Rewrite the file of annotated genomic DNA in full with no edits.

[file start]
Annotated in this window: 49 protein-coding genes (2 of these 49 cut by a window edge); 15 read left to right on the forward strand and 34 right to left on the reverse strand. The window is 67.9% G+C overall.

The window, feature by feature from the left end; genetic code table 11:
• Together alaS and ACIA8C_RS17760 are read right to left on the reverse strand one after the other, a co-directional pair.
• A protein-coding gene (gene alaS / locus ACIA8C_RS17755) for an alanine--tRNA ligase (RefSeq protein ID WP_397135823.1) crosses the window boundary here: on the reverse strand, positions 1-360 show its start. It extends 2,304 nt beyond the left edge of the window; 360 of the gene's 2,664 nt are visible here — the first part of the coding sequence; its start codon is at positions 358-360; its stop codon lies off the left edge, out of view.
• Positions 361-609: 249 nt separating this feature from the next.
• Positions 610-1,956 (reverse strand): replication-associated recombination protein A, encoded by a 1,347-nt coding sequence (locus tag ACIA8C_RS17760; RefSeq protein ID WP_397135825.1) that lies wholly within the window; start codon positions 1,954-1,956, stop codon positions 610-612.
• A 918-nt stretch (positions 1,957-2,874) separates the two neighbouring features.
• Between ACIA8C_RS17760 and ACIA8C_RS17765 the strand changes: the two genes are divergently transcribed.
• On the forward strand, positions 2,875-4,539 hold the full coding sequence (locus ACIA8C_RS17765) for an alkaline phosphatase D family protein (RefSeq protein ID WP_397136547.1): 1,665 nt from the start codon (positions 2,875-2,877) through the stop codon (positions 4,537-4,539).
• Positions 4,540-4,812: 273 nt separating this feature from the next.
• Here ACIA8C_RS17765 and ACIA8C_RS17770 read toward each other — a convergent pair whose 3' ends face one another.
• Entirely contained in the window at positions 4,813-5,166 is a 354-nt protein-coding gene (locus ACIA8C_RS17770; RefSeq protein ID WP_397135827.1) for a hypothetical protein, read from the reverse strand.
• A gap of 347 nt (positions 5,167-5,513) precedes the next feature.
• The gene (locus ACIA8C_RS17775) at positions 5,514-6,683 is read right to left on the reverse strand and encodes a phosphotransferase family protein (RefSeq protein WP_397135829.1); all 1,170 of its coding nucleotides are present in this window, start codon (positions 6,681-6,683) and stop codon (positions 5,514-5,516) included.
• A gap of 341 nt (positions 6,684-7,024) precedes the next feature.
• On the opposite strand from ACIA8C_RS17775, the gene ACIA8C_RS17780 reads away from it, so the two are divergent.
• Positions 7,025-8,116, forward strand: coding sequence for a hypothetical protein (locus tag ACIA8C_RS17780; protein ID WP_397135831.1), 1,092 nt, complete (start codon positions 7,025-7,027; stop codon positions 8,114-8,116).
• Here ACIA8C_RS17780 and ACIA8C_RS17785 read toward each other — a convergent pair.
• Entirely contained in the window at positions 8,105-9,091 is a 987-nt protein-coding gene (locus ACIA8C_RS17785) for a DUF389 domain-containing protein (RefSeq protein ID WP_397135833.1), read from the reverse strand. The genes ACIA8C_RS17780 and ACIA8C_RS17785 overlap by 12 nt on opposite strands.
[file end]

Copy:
Annotated in this window: 49 protein-coding genes (2 of these 49 cut by a window edge); 15 read left to right on the forward strand and 34 right to left on the reverse strand. The window is 67.9% G+C overall.

The window, feature by feature from the left end; genetic code table 11:
• Together alaS and ACIA8C_RS17760 are read right to left on the reverse strand one after the other, a co-directional pair.
• A protein-coding gene (gene alaS / locus ACIA8C_RS17755) for an alanine--tRNA ligase (RefSeq protein ID WP_397135823.1) crosses the window boundary here: on the reverse strand, positions 1-360 show its start. It extends 2,304 nt beyond the left edge of the window; 360 of the gene's 2,664 nt are visible here — the first part of the coding sequence; its start codon is at positions 358-360; its stop codon lies off the left edge, out of view.
• Positions 361-609: 249 nt separating this feature from the next.
• Positions 610-1,956 (reverse strand): replication-associated recombination protein A, encoded by a 1,347-nt coding sequence (locus tag ACIA8C_RS17760; RefSeq protein ID WP_397135825.1) that lies wholly within the window; start codon positions 1,954-1,956, stop codon positions 610-612.
• A 918-nt stretch (positions 1,957-2,874) separates the two neighbouring features.
• Between ACIA8C_RS17760 and ACIA8C_RS17765 the strand changes: the two genes are divergently transcribed.
• On the forward strand, positions 2,875-4,539 hold the full coding sequence (locus ACIA8C_RS17765) for an alkaline phosphatase D family protein (RefSeq protein ID WP_397136547.1): 1,665 nt from the start codon (positions 2,875-2,877) through the stop codon (positions 4,537-4,539).
• Positions 4,540-4,812: 273 nt separating this feature from the next.
• Here ACIA8C_RS17765 and ACIA8C_RS17770 read toward each other — a convergent pair whose 3' ends face one another.
• Entirely contained in the window at positions 4,813-5,166 is a 354-nt protein-coding gene (locus ACIA8C_RS17770; RefSeq protein ID WP_397135827.1) for a hypothetical protein, read from the reverse strand.
• A gap of 347 nt (positions 5,167-5,513) precedes the next feature.
• The gene (locus ACIA8C_RS17775) at positions 5,514-6,683 is read right to left on the reverse strand and encodes a phosphotransferase family protein (RefSeq protein WP_397135829.1); all 1,170 of its coding nucleotides are present in this window, start codon (positions 6,681-6,683) and stop codon (positions 5,514-5,516) included.
• A gap of 341 nt (positions 6,684-7,024) precedes the next feature.
• On the opposite strand from ACIA8C_RS17775, the gene ACIA8C_RS17780 reads away from it, so the two are divergent.
• Positions 7,025-8,116, forward strand: coding sequence for a hypothetical protein (locus tag ACIA8C_RS17780; protein ID WP_397135831.1), 1,092 nt, complete (start codon positions 7,025-7,027; stop codon positions 8,114-8,116).
• Here ACIA8C_RS17780 and ACIA8C_RS17785 read toward each other — a convergent pair.
• Entirely contained in the window at positions 8,105-9,091 is a 987-nt protein-coding gene (locus ACIA8C_RS17785) for a DUF389 domain-containing protein (RefSeq protein ID WP_397135833.1), read from the reverse strand. The genes ACIA8C_RS17780 and ACIA8C_RS17785 overlap by 12 nt on opposite strands.